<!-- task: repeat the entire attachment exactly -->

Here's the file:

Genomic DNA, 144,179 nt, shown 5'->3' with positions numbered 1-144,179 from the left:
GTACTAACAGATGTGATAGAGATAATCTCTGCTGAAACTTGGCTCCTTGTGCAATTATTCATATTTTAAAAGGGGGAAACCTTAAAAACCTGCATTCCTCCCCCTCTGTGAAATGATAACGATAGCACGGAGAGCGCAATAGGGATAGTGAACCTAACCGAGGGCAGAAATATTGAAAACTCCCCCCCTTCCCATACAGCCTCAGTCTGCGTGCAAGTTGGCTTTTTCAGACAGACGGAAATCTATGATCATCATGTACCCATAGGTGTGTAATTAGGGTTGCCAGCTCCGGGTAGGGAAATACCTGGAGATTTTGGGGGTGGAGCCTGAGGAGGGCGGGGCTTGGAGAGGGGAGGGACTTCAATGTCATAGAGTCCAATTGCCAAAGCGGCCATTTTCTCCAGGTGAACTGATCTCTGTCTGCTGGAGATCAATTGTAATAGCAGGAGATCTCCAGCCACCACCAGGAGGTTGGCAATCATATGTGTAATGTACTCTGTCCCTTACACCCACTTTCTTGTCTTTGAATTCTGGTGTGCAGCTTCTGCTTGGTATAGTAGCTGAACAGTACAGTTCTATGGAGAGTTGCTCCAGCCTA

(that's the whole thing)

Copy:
Genomic DNA, 144,179 nt, shown 5'->3' with positions numbered 1-144,179 from the left:
GTACTAACAGATGTGATAGAGATAATCTCTGCTGAAACTTGGCTCCTTGTGCAATTATTCATATTTTAAAAGGGGGAAACCTTAAAAACCTGCATTCCTCCCCCTCTGTGAAATGATAACGATAGCACGGAGAGCGCAATAGGGATAGTGAACCTAACCGAGGGCAGAAATATTGAAAACTCCCCCCCTTCCCATACAGCCTCAGTCTGCGTGCAAGTTGGCTTTTTCAGACAGACGGAAATCTATGATCATCATGTACCCATAGGTGTGTAATTAGGGTTGCCAGCTCCGGGTAGGGAAATACCTGGAGATTTTGGGGGTGGAGCCTGAGGAGGGCGGGGCTTGGAGAGGGGAGGGACTTCAATGTCATAGAGTCCAATTGCCAAAGCGGCCATTTTCTCCAGGTGAACTGATCTCTGTCTGCTGGAGATCAATTGTAATAGCAGGAGATCTCCAGCCACCACCAGGAGGTTGGCAATCATATGTGTAATGTACTCTGTCCCTTACACCCACTTTCTTGTCTTTGAATTCTGGTGTGCAGCTTCTGCTTGGTATAGTAGCTGAACAGTACAGTTCTATGGAGAGTTGCTCCAGCCTA